Squirrels gain fans on Instagram

By: Hazel Bozikowski l Staff Writer l hbozikowski@defenderadeleon

After a boat ride through Lake Champlain, a hike up the Green Mountains, and a bite to eat at Mr. Mike’s Pizza, you will find yourself on the campus of St. Michael’s College. Most people rave about our 5 star restaurant food, or our many NCAA championship wins, but not many know of our alluring squirrels we are so blessed to have. Whether you’re walking through Gilbrook, taking the hike to the academic buildings or watching a soccer game on the Duff, you’re bound to see a little creature with a full 12-inch sub in their mouth. Unlike other squirrels that feed off of compost, crumbs, or dumpster scraps, St. Mikes wines and dines their squirrels. As a community, we make sure no squirrel is left hungry!

The squirrels have garnered so much attention that an Instagram page entitled “smcsqurlz” has been dedicated to them. Since 2019, students have been contributing various memes and photos of the squirrels holding comically large food items. The student body collectively participates in submitting photos of squirrels eating, playing, and hanging from miscellaneous objects. Rowan Metivier, ’23, submitted photos of a squirrel carrying a french fry and paper solo cup across campus. “The SMC squirrels are an integral part of the SMC community, they add a lot to the culture on campus,” Metivier said. Metivier has also submitted other images of squirrels “fist fighting” and carrying each other in their mouths.

Besides our squirrels’ unique and developed pallets they have also taken a liking to the 300s housing. All kidding aside, the following students have had real encounters with these furry creatures. Erin Stolz ’23 and Molly Carroll ’23, members of townhouse 337 have first-hand experience with our furry friends. In the early fall the roommates witnessed a squirrel break in. “We woke up from a nap to something we never expected, two squirrels jumping all over us.” Stolz said. The critters then proceeded to, “chew holes in my backpack and eat my trail mix,” Carroll said. The roommates had hoped this would be the last of their encounters with the squirrels but they were mistaken. “We never thought we would see one squirrel in our house let alone two,” Carroll stated. Since this interaction, the young women have always been wary of opening windows, and leaving compost outside due to the fear of a squirrel breaking in again.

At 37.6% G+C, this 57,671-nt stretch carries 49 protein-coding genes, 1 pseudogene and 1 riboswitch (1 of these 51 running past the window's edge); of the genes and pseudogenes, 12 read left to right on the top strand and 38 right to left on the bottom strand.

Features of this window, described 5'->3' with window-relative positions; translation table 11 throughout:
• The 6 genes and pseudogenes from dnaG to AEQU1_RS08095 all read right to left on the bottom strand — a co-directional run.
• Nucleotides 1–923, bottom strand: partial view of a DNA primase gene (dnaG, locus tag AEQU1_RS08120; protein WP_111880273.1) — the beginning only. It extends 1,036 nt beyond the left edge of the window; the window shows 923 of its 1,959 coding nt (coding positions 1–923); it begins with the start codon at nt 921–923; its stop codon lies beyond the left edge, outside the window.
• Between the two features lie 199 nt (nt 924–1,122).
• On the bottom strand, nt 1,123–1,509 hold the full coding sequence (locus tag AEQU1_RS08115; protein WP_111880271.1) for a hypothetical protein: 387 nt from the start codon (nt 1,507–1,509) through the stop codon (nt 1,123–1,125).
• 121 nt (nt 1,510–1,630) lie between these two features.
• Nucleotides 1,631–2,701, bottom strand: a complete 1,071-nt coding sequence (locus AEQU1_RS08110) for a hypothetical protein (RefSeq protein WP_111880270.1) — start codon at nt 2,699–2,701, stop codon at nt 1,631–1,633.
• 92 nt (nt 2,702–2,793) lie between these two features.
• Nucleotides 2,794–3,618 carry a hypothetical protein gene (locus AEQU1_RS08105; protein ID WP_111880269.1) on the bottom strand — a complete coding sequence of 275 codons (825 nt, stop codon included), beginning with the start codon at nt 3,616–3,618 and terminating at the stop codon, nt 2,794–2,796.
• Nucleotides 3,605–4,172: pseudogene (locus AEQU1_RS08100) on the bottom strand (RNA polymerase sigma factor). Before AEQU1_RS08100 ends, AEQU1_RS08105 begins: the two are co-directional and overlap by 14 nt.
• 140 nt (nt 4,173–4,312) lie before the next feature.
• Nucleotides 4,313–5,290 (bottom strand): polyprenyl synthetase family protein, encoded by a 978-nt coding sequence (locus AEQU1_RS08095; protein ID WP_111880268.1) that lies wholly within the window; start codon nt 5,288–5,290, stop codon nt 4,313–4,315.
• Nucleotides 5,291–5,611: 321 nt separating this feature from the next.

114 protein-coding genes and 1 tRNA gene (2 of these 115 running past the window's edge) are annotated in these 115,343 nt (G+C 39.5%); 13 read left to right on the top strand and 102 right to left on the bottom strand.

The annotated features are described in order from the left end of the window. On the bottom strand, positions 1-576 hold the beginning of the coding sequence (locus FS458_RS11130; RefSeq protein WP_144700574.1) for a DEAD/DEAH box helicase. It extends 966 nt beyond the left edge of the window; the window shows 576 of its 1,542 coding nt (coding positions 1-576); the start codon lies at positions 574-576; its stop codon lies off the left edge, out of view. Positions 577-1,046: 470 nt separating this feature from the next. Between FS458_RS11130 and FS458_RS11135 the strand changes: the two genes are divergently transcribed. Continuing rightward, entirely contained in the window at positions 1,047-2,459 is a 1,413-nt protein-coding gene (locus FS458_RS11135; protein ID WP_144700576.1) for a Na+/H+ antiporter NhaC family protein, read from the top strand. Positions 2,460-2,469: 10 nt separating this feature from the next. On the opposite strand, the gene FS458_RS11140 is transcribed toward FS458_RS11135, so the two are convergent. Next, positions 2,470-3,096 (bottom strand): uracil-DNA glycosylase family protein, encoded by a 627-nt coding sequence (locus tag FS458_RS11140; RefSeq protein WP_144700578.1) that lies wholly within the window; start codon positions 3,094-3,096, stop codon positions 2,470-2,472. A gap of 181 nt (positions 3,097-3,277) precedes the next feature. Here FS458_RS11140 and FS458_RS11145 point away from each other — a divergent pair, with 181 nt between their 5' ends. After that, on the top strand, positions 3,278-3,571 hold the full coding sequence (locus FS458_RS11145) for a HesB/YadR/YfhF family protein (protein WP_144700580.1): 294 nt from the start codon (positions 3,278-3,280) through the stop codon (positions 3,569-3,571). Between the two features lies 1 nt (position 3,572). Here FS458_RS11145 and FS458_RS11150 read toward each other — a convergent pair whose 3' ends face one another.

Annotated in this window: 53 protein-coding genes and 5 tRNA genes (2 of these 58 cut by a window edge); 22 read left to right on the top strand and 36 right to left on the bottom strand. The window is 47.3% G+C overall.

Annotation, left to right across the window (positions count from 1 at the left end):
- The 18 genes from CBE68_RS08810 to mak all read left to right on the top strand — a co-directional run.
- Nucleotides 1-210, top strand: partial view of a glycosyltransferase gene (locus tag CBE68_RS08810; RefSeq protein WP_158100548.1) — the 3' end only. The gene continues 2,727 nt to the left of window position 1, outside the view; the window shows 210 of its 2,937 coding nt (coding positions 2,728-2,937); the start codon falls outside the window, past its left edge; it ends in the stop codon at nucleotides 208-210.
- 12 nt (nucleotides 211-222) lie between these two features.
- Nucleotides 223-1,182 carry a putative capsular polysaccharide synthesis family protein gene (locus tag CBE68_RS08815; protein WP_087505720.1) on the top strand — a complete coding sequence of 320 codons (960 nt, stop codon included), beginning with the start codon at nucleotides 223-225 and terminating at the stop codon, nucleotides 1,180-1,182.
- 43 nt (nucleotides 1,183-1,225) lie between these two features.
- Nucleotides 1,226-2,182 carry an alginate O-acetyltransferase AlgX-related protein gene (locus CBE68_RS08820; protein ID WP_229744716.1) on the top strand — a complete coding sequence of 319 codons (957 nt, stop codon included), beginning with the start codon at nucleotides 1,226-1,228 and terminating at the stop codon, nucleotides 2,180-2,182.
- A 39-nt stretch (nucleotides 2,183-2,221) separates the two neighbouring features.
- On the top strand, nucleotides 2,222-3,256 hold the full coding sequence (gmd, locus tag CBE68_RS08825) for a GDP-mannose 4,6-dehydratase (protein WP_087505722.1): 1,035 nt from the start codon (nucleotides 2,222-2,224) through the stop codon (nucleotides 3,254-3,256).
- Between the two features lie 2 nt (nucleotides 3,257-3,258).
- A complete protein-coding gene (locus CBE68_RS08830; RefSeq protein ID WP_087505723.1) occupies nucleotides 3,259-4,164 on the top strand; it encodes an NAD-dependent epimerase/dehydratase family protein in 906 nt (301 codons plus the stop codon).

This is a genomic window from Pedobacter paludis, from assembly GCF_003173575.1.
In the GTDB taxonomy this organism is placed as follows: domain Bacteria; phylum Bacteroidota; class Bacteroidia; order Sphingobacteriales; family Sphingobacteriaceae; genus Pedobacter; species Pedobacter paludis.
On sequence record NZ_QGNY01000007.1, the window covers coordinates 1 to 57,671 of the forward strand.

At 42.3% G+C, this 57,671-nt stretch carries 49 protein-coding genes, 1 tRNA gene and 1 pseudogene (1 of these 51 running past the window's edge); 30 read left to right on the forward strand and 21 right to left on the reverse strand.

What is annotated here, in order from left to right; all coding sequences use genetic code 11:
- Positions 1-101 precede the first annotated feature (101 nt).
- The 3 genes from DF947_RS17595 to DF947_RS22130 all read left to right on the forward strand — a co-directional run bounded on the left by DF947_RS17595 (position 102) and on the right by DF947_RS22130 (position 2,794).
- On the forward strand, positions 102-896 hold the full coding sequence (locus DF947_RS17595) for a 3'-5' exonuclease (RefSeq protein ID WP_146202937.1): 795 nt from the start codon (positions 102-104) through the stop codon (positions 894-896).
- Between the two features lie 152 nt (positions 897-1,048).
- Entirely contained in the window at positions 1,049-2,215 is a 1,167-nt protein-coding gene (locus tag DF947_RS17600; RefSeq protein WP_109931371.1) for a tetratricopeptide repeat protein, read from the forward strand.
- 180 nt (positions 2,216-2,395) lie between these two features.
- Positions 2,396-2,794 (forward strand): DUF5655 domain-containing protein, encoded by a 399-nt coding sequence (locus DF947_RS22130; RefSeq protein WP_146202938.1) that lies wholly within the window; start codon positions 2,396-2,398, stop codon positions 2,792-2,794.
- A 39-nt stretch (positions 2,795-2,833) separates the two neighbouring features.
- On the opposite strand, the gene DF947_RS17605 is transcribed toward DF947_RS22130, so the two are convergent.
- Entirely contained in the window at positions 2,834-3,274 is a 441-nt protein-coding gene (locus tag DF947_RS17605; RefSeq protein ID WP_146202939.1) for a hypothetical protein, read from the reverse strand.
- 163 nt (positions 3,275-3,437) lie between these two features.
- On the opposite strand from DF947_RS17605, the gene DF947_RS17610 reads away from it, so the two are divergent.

Jack Fisher ’26 also had a harrowing encounter with an aggressive squirrel. “I was walking from Alliot to Alumni hall with a piece of pepperoni pizza in my hand and all of the sudden a squirrel came running up my leg and tried to steal my pizza,” Fisher said. “For a moment I couldn’t move.” This situation actually made Fisher scared of squirrels for days. “I would walk to class and fear that a squirrel would jump on me again,” Fish said. Despite this sounding traumatic, Fisher said he now looks back and laughs. In the squirrels’ defense they only wanted what Fisher had: a delicious slice of Alliot pizza.

The reason these squirrels are so comfortable with the student body is because, “they are not harassed by students and are therefore very brazen and comfortable with us passing by. It has been scientifically proven on our very campus that you can get closer to a St. Mike’s gray squirrel then you can get to a gray squirrel in the woods” said Biology Professor Declan McCabe. “Biology students tested the hypothesis by approaching campus squirrels and measuring how close they could get before the squirrel ran up a tree. They repeated the measurements in the woods and learned that the distance was about twice as far in the woods” added McCabe.

No matter the situation the student body still finds ways to appreciate our furry friends. During walks back from exams, or meetings with Jeff Vincent after a long weekend, seeing a squirrel with a cupcake will never fail to cheer up our students. These critters have become a unique part of our campus that we are proud to parent.